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William Morris, 19th-century designer and socialist, is widely appreciated today for his creativity and for ideas he fostered about handicrafts and artisan ‘making’.
Join Gill Chitty of the University of York and David Stocker of the University of Leeds as they explain how his collection of Rhenish stoneware pottery, kept at his country home in Kelmscott Manor, Oxfordshire, tells a fascinating story about his vision for everyday art and creativity. In a richly illustrated talk, they will explore ideas about traditional craft and the politics of craft manufacture which shaped Morris’s own ‘making’ of things and, alongside this, the history of the German stoneware potteries themselves.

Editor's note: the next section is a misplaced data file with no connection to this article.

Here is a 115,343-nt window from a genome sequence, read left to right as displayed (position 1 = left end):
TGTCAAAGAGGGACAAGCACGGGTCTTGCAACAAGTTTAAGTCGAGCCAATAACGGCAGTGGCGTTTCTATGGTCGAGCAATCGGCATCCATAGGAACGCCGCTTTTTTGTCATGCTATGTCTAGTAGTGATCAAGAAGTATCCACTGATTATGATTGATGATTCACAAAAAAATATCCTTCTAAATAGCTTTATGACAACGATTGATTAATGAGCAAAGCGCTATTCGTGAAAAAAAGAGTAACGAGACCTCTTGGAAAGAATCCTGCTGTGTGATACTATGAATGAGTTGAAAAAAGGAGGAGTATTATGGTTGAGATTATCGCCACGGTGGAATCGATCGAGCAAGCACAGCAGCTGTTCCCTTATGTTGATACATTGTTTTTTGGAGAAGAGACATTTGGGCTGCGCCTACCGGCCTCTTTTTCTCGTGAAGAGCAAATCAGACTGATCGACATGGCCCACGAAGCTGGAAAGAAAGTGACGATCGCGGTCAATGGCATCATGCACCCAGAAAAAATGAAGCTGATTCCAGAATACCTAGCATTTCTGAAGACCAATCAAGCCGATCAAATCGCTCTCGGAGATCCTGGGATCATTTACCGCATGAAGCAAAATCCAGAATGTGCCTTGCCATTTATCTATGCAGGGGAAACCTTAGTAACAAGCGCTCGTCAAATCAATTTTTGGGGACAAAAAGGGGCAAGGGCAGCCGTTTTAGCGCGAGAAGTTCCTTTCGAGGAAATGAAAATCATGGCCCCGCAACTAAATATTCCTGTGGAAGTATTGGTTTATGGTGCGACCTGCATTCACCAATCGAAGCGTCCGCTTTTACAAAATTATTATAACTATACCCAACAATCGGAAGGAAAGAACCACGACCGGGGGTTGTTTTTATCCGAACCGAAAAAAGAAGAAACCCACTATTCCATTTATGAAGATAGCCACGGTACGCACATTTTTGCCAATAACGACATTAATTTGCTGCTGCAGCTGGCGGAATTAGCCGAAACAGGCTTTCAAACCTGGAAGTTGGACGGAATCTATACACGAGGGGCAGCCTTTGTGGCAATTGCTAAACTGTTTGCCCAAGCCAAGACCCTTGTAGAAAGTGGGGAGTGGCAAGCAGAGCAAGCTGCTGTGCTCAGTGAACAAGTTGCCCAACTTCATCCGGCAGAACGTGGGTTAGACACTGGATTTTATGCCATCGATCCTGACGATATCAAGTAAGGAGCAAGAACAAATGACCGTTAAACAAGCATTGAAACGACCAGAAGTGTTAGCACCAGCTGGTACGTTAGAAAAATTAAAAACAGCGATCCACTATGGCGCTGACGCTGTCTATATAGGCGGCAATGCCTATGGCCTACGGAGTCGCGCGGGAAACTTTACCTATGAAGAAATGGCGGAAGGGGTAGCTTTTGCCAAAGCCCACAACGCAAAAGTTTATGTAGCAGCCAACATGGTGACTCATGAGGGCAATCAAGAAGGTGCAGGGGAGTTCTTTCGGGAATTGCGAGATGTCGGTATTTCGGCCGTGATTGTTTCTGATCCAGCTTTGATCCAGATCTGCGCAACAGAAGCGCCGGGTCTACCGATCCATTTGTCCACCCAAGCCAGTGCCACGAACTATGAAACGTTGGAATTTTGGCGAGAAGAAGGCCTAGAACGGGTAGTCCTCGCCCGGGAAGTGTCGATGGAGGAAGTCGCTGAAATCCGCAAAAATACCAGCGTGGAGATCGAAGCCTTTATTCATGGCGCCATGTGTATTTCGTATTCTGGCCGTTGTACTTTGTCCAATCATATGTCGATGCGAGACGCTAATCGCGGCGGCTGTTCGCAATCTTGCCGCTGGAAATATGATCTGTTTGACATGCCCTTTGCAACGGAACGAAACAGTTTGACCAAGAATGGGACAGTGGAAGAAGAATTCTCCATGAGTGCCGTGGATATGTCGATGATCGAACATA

The event includes the chance to handle examples of these 18th and 19th-century stoneware pots and jugs, and to appreciate the handiwork of the traditional artisan potters of the Rhine valley, whose work Morris so enjoyed.
Dr Gill Chitty lectures in the Department of Archaeology at the University of York and is Director of the MA in Conservation Studies. Her research interests include the history of heritage conservation in the 19th century.
Professor David Stocker has published widely on medieval architecture, archaeology and landscape. Having retired from English Heritage in 2012, he is now Honorary Visiting Professor at the University of Leeds and a member of the Heritage Lottery Fund’s Regional Committee for the East Midlands.